Practice managers should check their emails only a few times a day to reduce stress levels at work, a study suggests.
Experts say a constant stream of emails can stress out workers, causing them to become tired, frustrated and unproductive as they attempt to keep up with emails throughout the day.
A Scottish survey of 177 people found that 34% felt stressed by the sheer number of emails and obligation to respond quickly.
Employees working on a computer typically switched their applications to view their emails as many as 30 or 40 times an hour, for anything from a few seconds to a minute, the report shows.
Lead author Dr Karen Renaud, from the University of Glasgow’s Computing Science Department said: “Email is the thing that now causes us the most problems in our working lives.
“It’s an amazing tool, but it’s got out of hand. Email harries you. You want to know what’s in there, especially if it’s from a family member or friends, or your boss, so you break off what you are doing to read the email.”
She says that when workers return to work after checking their emails – many lose their chain of thought, so become less productive.
“People’s brains get tired from breaking off from something every few minutes to check emails,” she says.
“The more distracted you are by distractions, including email, then you are going to be more tired and less productive.”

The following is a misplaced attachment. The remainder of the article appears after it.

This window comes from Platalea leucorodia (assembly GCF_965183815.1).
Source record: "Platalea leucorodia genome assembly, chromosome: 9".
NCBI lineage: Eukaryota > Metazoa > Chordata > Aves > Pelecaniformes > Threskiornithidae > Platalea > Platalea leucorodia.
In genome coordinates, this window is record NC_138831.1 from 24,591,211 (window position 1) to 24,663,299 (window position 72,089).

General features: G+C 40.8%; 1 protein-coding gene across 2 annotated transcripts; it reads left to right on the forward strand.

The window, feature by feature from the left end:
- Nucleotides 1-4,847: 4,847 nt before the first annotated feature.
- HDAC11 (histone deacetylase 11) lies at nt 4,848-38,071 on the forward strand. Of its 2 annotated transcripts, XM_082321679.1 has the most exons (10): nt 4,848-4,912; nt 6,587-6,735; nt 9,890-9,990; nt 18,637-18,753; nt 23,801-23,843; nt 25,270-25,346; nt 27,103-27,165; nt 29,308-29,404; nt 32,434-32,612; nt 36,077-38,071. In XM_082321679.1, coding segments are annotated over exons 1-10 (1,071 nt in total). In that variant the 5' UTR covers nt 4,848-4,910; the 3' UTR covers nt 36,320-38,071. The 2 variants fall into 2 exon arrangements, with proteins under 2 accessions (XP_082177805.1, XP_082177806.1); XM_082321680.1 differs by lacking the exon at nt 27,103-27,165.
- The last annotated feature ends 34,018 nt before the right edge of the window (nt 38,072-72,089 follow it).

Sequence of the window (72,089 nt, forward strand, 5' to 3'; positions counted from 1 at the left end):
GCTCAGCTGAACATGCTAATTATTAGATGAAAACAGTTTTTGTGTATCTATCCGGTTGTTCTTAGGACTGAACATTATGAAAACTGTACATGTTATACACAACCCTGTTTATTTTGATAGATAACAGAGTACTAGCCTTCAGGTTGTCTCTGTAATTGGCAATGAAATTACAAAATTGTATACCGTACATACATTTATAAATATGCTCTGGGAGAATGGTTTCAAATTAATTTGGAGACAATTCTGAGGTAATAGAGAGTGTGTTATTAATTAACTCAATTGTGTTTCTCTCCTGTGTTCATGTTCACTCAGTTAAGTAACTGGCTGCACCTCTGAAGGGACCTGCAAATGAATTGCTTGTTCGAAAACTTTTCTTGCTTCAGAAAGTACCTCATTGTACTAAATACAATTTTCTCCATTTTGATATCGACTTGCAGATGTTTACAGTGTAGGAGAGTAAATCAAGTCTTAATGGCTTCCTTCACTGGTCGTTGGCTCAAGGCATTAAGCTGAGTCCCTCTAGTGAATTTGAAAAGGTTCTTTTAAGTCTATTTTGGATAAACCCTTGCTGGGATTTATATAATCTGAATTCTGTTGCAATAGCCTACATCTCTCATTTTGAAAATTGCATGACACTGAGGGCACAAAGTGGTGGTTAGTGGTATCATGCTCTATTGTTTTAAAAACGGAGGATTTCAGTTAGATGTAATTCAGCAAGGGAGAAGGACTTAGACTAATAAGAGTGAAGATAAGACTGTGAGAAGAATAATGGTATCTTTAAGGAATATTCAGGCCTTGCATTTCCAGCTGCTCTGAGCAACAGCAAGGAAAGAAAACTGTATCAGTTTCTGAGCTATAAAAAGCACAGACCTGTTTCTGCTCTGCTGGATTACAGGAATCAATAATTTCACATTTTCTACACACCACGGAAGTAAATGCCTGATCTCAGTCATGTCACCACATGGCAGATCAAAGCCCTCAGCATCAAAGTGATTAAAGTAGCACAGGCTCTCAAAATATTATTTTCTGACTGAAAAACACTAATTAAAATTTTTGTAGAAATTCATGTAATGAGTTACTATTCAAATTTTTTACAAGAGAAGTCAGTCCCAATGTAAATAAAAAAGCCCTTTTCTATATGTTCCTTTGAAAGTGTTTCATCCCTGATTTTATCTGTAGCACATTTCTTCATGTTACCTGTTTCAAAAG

She adds that staff should never press their colleagues to respond to an email as they would to a phone call, as this can “negatively affect all other work activities.”
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“Our PCT seems to think that the email in the PMs office is to be bombarded with all the printing that used to be done by them. I feel like applying to SOGAT for membership. The savings made by PCTs so widely reported was probably due to the cut in their stationery budgets as they’re sending everything to practices by email to print off” – Name and address
“The emails don’t bother me, but huge attachments do. I have my Outlook set to pop up a preview in the corner of the screen when an email arrives, so I can read it straight away or leave it until later. I find it useful” – Sue, Hull
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